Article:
‘Rajah’ directors on notice

TREASURER Peter Costello’s 41 proposals to give the Australian Securities and Investments Commission bared teeth will get an armchair ride through parliament.

Few in big business, the accountancy or financial services professions, or the financial services industry will want to be seen obstructing him in the current spooky environment. Mr Costello, aided by Western Australian Senator Ian Campbell, has decided against rushing in new laws we do not need in favour of practical measures to put the screws on corporate governance.

Directors who live like rajahs and auditors tempted to look the other way are now severely on notice. Shareholders will now be kept more in the loop.

It is curious though that sirens are now going off in government offices all over the world in response to investors’ outrage. You would think something new had been discovered. Corporate crime has been a spectator sport since limited liability companies were invented.

The stock market is a constantly moving drama. There are frequent costume and scene changes. Many highly rewarded stars briefly hold the stage, only to be booed off when box office takings slump.

In the swinging sixties it was “do you sincerely want to be rich” Bernie Cornfeld whose Fund of Funds relieved punters of $US2.4 billion, before Robert Vesco stole what was left and fled to Costa Rica.

It took the global managed funds industry nearly 20 years to recover from that one. Then there was take-over king Jim Slater, the founder of a huge conglomerate built with inflated paper, which spawned many lookalikes. Slater went broke in 1974, and took half the city of London with him. One of his former lieutenants served a prison term in Singapore.

The 1980s were a ripper. Junk bond genius Michael Milken, and his Drexel Burnham Lambert broking house, launched scores of leveraged corporate buyouts. Many crashed in flames that consumed whole industries. Milken went to jail. He was soon followed into the clink by Ivan Boesky, the biggest insider dealer in history, and his whistle blowing sidekick Dennis Levine.

Anyone who watched the 1987 film Wall Street, which won Michael Douglas an Oscar, should have thenceforth regarded the share trading caper with deep suspicion.

Incompetence and fraud on ‘main street’ triggered the Savings and Loan fiasco, which cost US tax payers hundreds of billions of dollars. Australia wrote its own pages into history, with Alan Bond and Christopher Skase.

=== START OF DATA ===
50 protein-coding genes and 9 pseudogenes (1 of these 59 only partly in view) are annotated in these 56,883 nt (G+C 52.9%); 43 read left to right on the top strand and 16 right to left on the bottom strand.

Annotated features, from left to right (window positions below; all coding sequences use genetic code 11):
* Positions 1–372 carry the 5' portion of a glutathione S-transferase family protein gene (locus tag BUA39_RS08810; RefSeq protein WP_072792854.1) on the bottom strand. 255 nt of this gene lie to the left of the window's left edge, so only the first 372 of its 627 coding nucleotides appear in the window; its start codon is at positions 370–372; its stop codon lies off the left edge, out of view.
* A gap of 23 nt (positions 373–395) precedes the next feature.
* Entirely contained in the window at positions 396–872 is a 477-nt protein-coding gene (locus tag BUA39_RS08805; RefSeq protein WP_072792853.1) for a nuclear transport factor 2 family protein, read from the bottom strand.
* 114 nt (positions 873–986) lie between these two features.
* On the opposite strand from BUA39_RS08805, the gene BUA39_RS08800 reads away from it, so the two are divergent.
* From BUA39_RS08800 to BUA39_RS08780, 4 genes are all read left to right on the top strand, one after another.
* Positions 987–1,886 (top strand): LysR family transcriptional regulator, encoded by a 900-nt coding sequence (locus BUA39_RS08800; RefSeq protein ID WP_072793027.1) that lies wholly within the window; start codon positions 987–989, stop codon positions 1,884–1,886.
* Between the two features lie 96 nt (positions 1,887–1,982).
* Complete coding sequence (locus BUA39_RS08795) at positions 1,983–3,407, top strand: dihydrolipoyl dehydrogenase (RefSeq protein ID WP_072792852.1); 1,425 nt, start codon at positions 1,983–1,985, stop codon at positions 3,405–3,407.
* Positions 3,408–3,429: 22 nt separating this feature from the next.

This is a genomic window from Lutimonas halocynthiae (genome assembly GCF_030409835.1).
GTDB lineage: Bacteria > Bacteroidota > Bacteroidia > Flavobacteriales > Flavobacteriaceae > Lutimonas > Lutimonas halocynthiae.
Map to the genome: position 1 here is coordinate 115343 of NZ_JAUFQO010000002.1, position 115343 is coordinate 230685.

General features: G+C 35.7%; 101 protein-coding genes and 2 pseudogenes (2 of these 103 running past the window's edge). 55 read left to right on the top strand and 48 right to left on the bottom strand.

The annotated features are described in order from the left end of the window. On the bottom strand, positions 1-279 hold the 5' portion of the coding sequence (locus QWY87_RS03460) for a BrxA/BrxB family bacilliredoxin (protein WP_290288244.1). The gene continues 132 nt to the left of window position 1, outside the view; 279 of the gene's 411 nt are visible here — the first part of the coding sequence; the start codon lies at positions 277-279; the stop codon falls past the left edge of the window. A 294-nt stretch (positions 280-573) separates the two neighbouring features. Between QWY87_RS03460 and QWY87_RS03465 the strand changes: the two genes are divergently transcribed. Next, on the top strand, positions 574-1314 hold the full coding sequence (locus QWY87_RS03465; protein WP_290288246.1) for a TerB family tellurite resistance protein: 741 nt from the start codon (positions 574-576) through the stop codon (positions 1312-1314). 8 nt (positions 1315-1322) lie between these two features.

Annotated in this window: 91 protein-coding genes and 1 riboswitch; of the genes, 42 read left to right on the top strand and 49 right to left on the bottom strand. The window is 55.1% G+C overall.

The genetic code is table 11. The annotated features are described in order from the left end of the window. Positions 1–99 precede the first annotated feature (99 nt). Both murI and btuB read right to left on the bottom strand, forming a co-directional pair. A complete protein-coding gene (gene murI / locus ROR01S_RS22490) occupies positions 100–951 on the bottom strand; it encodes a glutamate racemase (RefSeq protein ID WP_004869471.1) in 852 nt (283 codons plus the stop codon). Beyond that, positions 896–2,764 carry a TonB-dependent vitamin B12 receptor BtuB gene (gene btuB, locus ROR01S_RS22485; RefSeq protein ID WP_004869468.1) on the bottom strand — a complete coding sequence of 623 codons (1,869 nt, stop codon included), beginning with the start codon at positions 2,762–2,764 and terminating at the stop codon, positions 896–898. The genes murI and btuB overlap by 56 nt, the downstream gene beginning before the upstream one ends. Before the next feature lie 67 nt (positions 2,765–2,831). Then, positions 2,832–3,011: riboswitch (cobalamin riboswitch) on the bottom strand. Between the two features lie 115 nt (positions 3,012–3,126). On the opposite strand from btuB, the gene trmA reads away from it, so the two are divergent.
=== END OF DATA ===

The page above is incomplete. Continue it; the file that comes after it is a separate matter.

All of this was but a curtain raiser for the naughty nineties. Never has the adage: “If you do not learn from history, you are condemned to repeat it”, proved more true.

Securities and market regulators nodded off when companies with no discernible product, track record or management expertise, sold their shoddy wares to the public. At its peak, the Nasdaq asylum boasted a capitalisation of more than $US10 trillion – higher than the nation’s total GDP.

Appalling malfeasance among company directors, bankers and brokers might never have come to light were it not for the traditional stock market response to an orgy of speculation – an ear-splitting crash.

If you want my opinion, or even if you do not, the dreadful wealth destruction in recent times owes much to 1999 repeal of a law called The Glass-Segal Act. This legislation was enacted in 1932 to ensure that US banks restricted themselves to current and savings accounts, home mortgages, lines of credit and so on. They were legally barred from having anything whatsoever to do with the racy business of stockbroking, just as stockbrokers were not allowed to even look like banks. Somewhere along the line, these admirable intentions have been hijacked. Many of the world’s biggest brokerage houses are now owned by banks. This has created a double catastrophe. Bankers used to be regarded as conservative, not to say unimaginative, preoccupied with boring matters such as adequate collateral. This breed have been swept aside by young ‘investment bankers’ who have MBAs, but were in diapers when the great robber barons brought off their coups.

The stockbroking and corporate finance units of megabanks have access to gigantic sums of money from their parents, and squillions more from investors. Toss weak or corrupt executives into that mix, and you have a recipe for disaster labelled ‘made in America’. The rest of us have had to hold our nose and swallow it.

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